Review: Zorin OS 6 Core

Main Screen + "Zorin OS" GnoMenu
I've looked at Zorin OS before, and I liked what I saw then. That was based on Ubuntu 11.04 "Natty Narwhal", and now the new Zorin OS version 6 is based on Ubuntu 12.04 LTS "Precise Pangolin", so I'm checking it out.

I haven't paid much attention to Zorin OS until recently because when GNOME 2 was still around, it seemed easy enough to create a Microsoft Windows-lookalike. Now, with GNOME 3, though, that is much more difficult. I saw on DistroWatch a bit about Zorin OS 6 RC, and the release announcement discussed using GNOME 3 and the Avant Window Navigator (AWN) dock with Compiz to recreate the old look. That really piqued my curiosity; that's why I'm doing this review, and because this looks like a possible candidate for long-term residence on my laptop's hard drive, I tried out the 64-bit version and did the more extensive round of tests.

I tried Zorin OS 6 Core 64-bit using a live USB made with MultiSystem. Follow the jump to see what it's like.

After getting past the boot menu, I was greeted by the boot splash. Interestingly, the first time that the system booted, I saw a nice, blue, Zorin OS-branded splash screen, but on the second attempt, I was shown a blank screen. Anyway, after that came the desktop.

The desktop looks and operates shockingly like how it did in GNOME 2. AWN forms the bottom panel with, from left to right, GnoMenu as the main menu, DockBarX for icon-only task switching, a notification area that functions almost identically to the sliding indicator applets in recent versions of Ubuntu, a clock, and a system session button. The icon, GTK+, and window decoration themes are identical to before. Notifications are still done with Notify-OSD, although I would have preferred a simple black background for the notifications instead of the weird, garish blue that is used.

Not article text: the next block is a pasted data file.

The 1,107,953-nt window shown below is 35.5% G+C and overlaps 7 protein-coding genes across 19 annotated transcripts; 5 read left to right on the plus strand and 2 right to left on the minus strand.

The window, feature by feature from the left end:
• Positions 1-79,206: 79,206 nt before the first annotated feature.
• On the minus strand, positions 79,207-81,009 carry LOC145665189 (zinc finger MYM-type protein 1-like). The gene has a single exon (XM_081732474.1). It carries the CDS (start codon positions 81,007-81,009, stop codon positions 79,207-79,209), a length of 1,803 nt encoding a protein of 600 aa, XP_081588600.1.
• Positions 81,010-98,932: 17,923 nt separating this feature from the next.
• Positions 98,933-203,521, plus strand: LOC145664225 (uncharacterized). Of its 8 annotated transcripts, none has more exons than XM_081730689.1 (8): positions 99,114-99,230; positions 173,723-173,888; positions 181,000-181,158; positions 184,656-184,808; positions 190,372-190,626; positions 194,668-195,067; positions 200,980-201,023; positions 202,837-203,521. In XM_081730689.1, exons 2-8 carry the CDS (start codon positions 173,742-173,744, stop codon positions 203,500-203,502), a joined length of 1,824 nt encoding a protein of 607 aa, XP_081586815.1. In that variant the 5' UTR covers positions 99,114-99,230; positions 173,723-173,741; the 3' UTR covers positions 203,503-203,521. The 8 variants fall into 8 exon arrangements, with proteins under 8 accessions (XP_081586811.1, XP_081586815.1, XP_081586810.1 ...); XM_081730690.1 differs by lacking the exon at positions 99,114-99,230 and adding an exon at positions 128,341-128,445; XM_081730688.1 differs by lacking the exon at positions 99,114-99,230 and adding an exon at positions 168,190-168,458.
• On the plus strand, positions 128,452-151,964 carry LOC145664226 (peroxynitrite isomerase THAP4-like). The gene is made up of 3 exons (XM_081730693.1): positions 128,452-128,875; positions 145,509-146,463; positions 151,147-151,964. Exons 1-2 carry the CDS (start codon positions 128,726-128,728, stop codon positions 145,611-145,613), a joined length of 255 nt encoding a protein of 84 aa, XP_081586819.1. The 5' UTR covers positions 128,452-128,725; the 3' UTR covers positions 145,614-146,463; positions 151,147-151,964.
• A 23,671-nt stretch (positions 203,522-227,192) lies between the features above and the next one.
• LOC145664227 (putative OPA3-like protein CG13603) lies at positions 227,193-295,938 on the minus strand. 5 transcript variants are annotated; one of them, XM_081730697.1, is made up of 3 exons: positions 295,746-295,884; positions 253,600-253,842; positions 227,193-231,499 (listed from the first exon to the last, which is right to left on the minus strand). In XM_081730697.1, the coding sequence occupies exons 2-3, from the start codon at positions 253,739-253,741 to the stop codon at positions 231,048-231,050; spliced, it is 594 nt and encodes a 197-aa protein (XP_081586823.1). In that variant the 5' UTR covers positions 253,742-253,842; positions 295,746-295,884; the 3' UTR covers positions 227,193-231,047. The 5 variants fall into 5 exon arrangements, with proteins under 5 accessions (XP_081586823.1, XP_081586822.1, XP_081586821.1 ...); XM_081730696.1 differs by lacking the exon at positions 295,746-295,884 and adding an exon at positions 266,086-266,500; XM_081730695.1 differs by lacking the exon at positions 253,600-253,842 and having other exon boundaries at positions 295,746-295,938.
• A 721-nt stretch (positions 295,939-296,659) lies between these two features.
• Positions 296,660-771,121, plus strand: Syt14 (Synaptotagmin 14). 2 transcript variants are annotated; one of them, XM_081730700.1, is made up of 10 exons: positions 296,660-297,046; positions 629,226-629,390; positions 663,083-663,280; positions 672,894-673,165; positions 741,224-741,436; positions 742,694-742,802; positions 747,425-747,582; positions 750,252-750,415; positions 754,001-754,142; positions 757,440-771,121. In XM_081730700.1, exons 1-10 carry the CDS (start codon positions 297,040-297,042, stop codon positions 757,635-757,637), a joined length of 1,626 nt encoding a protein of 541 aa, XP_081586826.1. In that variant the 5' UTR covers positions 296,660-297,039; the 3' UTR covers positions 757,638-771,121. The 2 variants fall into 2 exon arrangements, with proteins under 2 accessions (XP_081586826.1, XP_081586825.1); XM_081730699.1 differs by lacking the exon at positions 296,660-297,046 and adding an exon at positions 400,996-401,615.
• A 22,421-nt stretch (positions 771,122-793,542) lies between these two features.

Google Chrome + LibreOffice Writer + Desktop Cube
There are a few niggles that I have with the desktop. The biggest of these is that no matter what GnoMenu theme is selected (and the "Lancelot" theme, which is as expected quite close to the KDE Lancelot menu, is included in this), it is not possible to access an application category's contents without clicking. There does appear to be a Linux Mint Menu applet for AWN, but it is said to be quite buggy, and I don't even know how that would work because GNOME 2 and its applets are not supported anymore yet AWN requires the normal Linux Mint Menu for GNOME 2 to be present for it to work in AWN itself.  Other minor issues include the misalignment of some desktop icons as well as the fact that AWN may cover some of the bottom-most icons. Also, clicking on various buttons produces a rather tinny sound effect. I would prefer something a bit softer/smoother or, better yet, no sound effects at all. I realize the sound effects are meant to make the Microsoft Windows users feel a little more at home, but the overall effect of the sounds is that of cheapness.

Google Chrome (not Chromium) is the default browser, and it works pretty well. Most proprietary codecs appear to be included, as YouTube and Hulu worked, as did my laptop's volume keyboard shortcuts. Other installed applications include LibreOffice, some GNOME games, GIMP, OpenShot, VLC, and other utilities.

The package manager is the Ubuntu Software Center, though its branding is removed, yielding just "Software Center". Synaptic Package Manager is included as well and can be started by searching for it in GnoMenu, yet it appears to not exist under any particular menu category, which is quite weird.
Skype, Google Talk, Mupen64Plus 1.5, and Redshift all installed and worked properly, which is good, though expected for a distribution based on Ubuntu. I also installed Sushi for file previewing through Nautilus, and that worked well too.